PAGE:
Around the mid-15th century, on the top of the hill, about 200 meters away from the eastern residential building of the castle, fortifications were erected. The building of the watchtower was the result of the development of gunpowder weapons, which posed a threat to the castle due to the hill surpassing it by as much as 45-70 meters. The watchtower also controlled the access road from the valley. Its central part was a wooden building, probably a tower equipped with heating. The fortifications took the form of a pentagon measuring 21.5 x 18 meters, consisting of a 2-meter-thick wall and a palisade in front of which, at a distance of 11-15 meters, an earth rampart was built and a ditch was dug on a plan similar to a circle. The whole had a diameter of about 62-65 meters.
At the end of the 15th century, the outer bailey on the south side of the castle was fortified. It stretched for a length of 59 meters, adjoining the upper ward with its longer side. Initially, it was the outer part of the castle, but in the 17th century it was separated from the second outer bailey by a wall ending at the upper ward with a pentagonal bastion. The protection of the second outer bailey, measuring 35 x 44 meters, located on a flattened area under the castle, was provided by a four-sided gatehouse.
Extensive construction works from the second half of the 16th century led to the demolition of the corner cylindrical tower. In its place a cylindrical, but more massive tower adapted to the use of artillery was erected. This was evidenced by the fact that all storeys were equipped with cannon loop holes and the way the tower was connected to the defensive wall. The thickness of its walls in the ground floor ranged between 2.4-2.9 meters, and the dimensions of the interior with the appearance of an irregular hexagon were 5.5 x 6.5 meters. Along with the construction of the tower, the northern building was thoroughly transformed and the eastern palace was raised.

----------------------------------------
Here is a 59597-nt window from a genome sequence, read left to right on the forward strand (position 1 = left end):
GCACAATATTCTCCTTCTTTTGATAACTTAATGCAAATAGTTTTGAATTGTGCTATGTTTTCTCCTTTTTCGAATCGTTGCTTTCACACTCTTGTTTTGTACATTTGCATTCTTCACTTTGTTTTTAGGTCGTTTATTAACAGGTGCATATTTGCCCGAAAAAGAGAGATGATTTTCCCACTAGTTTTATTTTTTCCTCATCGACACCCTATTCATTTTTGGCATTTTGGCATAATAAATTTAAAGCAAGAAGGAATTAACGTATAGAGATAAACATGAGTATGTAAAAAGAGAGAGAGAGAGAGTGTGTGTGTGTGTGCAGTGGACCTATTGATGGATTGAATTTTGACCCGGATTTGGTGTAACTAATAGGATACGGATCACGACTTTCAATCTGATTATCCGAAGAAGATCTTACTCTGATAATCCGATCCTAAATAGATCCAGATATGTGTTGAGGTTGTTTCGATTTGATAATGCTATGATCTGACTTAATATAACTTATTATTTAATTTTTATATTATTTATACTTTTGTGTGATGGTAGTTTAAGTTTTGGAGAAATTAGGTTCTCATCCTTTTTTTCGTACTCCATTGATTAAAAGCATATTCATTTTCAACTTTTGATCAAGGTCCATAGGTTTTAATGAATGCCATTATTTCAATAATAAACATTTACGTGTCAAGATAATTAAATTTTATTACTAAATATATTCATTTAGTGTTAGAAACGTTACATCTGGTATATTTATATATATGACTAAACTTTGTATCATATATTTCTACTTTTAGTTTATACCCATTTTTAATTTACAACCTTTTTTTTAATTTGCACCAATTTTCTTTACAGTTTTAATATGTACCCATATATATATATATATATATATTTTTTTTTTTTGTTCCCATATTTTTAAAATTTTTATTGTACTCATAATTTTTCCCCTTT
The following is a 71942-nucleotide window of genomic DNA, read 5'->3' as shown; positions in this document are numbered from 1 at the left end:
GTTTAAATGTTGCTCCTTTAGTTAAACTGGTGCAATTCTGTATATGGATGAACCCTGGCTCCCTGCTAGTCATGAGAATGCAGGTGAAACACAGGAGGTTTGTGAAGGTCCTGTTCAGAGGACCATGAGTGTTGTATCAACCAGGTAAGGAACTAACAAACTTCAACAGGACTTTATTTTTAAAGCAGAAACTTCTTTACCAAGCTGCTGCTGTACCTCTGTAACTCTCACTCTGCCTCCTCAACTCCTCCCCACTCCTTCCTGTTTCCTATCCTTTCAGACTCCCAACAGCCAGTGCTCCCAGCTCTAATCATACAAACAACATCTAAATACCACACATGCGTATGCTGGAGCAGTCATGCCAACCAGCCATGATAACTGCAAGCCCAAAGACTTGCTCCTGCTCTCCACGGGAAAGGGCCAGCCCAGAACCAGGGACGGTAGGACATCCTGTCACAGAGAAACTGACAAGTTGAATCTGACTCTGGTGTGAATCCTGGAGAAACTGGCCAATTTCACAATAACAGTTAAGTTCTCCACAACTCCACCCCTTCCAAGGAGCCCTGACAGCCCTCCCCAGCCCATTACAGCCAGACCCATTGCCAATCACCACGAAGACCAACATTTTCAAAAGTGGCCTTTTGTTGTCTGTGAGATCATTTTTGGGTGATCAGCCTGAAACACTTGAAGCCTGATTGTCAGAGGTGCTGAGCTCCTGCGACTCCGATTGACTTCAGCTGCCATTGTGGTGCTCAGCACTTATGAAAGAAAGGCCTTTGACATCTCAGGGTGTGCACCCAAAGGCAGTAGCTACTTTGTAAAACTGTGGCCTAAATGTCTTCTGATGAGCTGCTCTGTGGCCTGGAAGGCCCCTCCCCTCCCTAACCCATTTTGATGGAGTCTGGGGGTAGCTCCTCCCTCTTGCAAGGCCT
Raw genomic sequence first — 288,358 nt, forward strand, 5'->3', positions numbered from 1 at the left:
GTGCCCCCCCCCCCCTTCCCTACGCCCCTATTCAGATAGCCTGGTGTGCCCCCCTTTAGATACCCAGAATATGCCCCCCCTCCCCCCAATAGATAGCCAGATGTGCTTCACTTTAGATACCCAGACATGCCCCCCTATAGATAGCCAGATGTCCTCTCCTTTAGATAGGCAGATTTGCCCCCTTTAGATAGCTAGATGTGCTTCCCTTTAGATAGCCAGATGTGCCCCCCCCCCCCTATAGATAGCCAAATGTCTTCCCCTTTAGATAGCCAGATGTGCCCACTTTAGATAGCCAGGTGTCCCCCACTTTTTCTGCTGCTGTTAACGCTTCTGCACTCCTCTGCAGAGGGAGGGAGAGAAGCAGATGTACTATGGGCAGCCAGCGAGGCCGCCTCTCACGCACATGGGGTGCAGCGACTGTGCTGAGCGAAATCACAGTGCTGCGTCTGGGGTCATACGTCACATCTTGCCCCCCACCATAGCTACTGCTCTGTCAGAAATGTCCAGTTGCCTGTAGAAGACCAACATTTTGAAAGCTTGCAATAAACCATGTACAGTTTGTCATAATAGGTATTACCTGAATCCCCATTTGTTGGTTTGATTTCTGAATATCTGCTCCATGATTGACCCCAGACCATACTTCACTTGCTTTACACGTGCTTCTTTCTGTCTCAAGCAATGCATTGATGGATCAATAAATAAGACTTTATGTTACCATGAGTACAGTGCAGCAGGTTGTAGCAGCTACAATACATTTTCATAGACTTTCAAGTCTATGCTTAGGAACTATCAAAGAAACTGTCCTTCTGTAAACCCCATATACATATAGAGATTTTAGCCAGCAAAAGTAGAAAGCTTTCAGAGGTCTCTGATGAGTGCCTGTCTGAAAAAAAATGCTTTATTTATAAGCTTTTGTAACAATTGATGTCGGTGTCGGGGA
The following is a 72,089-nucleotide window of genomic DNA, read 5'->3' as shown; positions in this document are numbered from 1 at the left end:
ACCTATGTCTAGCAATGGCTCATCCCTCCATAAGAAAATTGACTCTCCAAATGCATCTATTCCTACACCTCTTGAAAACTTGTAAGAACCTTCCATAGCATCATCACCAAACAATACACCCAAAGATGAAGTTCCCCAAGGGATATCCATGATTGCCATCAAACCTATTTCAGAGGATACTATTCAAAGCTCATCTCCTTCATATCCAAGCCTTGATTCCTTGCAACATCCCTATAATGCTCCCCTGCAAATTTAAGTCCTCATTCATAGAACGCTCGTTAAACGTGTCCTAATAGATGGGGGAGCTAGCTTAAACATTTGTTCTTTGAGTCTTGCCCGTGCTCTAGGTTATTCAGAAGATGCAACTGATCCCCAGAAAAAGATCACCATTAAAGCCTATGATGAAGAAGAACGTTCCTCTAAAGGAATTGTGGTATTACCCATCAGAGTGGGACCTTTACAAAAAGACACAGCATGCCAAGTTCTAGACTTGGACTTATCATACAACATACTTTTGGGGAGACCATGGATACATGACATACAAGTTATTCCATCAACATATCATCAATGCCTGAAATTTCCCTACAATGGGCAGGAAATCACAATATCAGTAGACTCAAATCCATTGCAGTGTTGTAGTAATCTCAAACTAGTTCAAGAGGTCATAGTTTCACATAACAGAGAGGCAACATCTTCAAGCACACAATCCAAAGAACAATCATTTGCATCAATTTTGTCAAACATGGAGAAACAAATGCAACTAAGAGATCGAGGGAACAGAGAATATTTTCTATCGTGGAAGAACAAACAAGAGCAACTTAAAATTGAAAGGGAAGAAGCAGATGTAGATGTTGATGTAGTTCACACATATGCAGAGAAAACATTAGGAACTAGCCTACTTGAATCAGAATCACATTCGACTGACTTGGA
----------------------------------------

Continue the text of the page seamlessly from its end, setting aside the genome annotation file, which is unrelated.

The two youngest baileys that used to form the lower part of the castle have practically not been preserved. From the outer one, located south-east of the upper ward, only fragments of the gatehouse and traces of ramparts and well remain, hidden in the forest. The relics of the southern bailey are limited to short fragments of the wall and the remains of the bastion under the former residential building. The upper ward is today the best-preserved fragment of ruins. Its perimeter walls, although badly chipped, have been preserved in places almost to their full height. What’s more, in recent years intensive renovation works have been carried out, combined with partial reconstruction (e.g. the rear wall of the cannon tower, collapsed during the winter of 1999 and 2000). Access to the monument leads along a path marked with a green tourist trail, leading from the small village of Šášovské Podhradie.